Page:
Entry inhibitors, also known as fusion inhibitors, are a class of antiretroviral drugs, used in combination therapy for the treatment of HIV infection. This class of drugs interferes with the binding, fusion and entry of an HIV virion to a human cell. By blocking this step in HIV's replication cycle, such agents slow the progression from HIV infection to AIDS.
Additional recommended knowledge
There are several key proteins involved in the HIV entry process.
- CD4, a protein receptor found on the surface of Helper T cells in the human immune system, also called CD4+ T cells
- gp120, a protein on HIV surface that binds to the CD4 receptor
- CCR5, a second receptor found on the surface of CD4+ cells, called a chemokine coreceptor
- CXCR4, another chemokine coreceptor found on CD4+ cells
- gp41, a HIV protein, closely associated with gp120, that penetrates the cell membrane
Binding, fusion, entry sequence
HIV entry into a human cells requires the following steps in sequence:
- The binding of HIV surface protein gp120 to the CD4 receptor
- A conformational change in gp120, which both increases its affinity for a coreceptor and exposes gp41
- The binding of gp120 to a coreceptor either CCR5 or CXCR4
- The penetration the cell membrane by gp41, which approximates the membrane of HIV and the T cell and promotes their fusion
- The entry of the viral core into the cell
Entry inhibitors work by interfering with one aspect of this process.
- Maraviroc binds to CCR5, preventing an interaction with gp120. It is also referred to as a "chemokine receptor antagonist."
- Enfuvirtide binds to gp41 and interferes with its ability to approximate the two membranes. It is also referred to as a "fusion inhibitor."
Other agents are under investigation for the ability to interact with some component of HIV entry and the possibility they may serve as entry inhibitors.
- TNX-355, a monoclonal antibody that binds CD4 and inhibits the binding of gp120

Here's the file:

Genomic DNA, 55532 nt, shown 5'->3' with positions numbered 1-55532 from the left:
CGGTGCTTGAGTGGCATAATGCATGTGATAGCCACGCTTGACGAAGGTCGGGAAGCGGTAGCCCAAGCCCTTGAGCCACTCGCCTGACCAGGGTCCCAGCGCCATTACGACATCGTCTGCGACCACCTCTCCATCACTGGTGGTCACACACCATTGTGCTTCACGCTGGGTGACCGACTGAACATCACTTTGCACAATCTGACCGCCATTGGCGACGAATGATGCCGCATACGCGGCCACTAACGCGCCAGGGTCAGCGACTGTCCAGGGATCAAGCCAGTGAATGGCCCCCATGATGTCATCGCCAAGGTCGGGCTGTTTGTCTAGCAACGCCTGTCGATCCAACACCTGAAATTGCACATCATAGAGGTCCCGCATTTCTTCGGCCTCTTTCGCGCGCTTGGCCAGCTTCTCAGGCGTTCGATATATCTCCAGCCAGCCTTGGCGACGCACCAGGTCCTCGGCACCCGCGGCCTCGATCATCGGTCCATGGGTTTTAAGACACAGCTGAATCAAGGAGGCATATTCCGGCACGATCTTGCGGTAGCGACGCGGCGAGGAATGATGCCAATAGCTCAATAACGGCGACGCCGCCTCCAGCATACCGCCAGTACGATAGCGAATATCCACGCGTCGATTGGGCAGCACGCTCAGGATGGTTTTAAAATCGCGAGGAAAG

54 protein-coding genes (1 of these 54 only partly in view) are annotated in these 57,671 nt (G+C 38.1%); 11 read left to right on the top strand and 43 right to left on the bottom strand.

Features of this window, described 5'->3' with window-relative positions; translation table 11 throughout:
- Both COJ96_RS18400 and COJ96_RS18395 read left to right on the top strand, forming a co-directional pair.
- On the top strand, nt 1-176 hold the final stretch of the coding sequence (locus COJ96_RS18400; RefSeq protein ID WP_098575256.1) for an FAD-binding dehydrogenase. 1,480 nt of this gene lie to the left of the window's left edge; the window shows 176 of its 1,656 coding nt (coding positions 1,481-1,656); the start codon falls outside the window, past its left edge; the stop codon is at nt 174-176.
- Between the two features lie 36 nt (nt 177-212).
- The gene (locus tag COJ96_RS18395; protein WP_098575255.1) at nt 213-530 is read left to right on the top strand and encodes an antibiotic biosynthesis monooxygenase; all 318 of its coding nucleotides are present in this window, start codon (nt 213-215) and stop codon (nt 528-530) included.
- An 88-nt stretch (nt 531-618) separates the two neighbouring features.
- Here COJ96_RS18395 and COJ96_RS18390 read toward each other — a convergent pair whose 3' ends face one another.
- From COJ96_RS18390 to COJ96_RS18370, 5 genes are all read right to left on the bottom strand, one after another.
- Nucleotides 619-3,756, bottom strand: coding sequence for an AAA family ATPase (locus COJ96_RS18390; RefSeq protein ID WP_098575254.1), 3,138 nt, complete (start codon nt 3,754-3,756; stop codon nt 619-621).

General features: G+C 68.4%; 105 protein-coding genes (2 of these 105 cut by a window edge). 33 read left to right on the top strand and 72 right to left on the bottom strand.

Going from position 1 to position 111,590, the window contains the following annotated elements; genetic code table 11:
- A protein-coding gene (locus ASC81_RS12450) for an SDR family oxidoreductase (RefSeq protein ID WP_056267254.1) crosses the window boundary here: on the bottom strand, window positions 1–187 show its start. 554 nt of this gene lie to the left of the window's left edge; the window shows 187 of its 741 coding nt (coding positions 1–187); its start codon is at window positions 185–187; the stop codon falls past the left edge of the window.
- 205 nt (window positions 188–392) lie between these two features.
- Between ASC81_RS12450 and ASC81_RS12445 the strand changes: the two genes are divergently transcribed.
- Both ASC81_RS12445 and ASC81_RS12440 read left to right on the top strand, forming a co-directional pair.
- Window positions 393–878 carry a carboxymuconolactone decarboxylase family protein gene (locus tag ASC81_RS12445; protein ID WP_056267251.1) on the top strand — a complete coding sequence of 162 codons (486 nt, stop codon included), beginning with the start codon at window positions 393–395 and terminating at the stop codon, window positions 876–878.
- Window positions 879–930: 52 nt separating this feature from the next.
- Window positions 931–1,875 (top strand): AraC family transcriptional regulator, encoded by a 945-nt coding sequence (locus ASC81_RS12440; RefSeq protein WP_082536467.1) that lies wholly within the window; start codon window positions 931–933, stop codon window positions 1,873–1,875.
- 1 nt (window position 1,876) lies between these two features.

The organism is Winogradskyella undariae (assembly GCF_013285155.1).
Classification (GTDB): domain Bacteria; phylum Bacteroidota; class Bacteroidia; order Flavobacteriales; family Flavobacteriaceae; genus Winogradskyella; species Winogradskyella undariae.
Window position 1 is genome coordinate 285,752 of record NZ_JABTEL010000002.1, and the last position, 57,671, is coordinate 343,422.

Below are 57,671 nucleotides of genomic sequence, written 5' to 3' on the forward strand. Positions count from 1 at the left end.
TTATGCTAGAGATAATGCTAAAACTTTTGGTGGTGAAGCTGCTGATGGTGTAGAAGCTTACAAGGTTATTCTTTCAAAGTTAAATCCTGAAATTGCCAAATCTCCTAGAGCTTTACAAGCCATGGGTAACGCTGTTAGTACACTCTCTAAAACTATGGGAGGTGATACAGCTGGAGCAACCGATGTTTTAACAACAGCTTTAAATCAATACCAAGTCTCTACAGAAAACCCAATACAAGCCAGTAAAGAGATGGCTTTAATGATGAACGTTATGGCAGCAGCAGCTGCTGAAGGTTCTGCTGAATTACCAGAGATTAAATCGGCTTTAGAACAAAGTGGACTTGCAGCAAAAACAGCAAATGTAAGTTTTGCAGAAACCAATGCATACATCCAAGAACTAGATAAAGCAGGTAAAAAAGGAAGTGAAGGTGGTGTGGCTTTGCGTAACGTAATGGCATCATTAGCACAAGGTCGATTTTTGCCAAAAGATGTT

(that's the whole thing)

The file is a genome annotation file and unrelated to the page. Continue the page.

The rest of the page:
- PRO 140, a monoclonal antibody that binds CCR5
- BMS-488043, a small molecule that interferes with the interaction of CD4 and gp120
- Plerixafor was being developed to interfere with interaction between HIV and CXCR4, but showed little useful antiviral activity in recent trials.
- Epigallocatechin gallate, a substance found in green tea, appears to interact with gp120 as do several other theaflavins.
- Vicriviroc, similar to maraviroc, is currently undergoing clinical trails for FDA approval.
- Aplaviroc, an agent similar to maraviroc and vicriroc, clinical trails were halted in 2005 over concerns about the drug's safety.
- b12 is an antibody against HIV found in some long-term nonprogressors. It has been found to bind to gp120 at the exact region, or epitope, where gp120 binds to CD4. b12 seems to serve as a natural entry inhibitor in some individuals. It is hoped that further study of b12 may lead to an effective HIV vaccine.
- Griffithsin, a substance derived from algae, appears to have entry inhibitor properties.
- "Next generation fusion inhibitors" are being developed in an attempt to overcome the shortcomings of enfuvirtide. The most promising candidate to date is TRI-1144, in development by Trimeris.
- ^ Biswas P, Tambussi G, Lazzarin A (2007). "Access denied? The status of co-receptor inhibition to counter HIV entry". Expert Opin Pharmacother 8 (7): 923–33. doi:10.1517/146565188.8.131.523. PMID 17472538.
- ^ Emau P, Tian B, O'keefe BR, et al (2007). "Griffithsin, a potent HIV entry inhibitor, is an excellent candidate for anti-HIV microbicide". J. Med. Primatol. 36 (4-5): 244–53. doi:10.1111/j.1600-0684.2007.00242.x. PMID 17669213.
- ^ Mascolini, Mark. Preclinical Work Suggests Advantages of New Fusion Inhibitor Versus Enfuvirtide
- ^ Next-Generation Fusion Inhibitor Trimeris.com.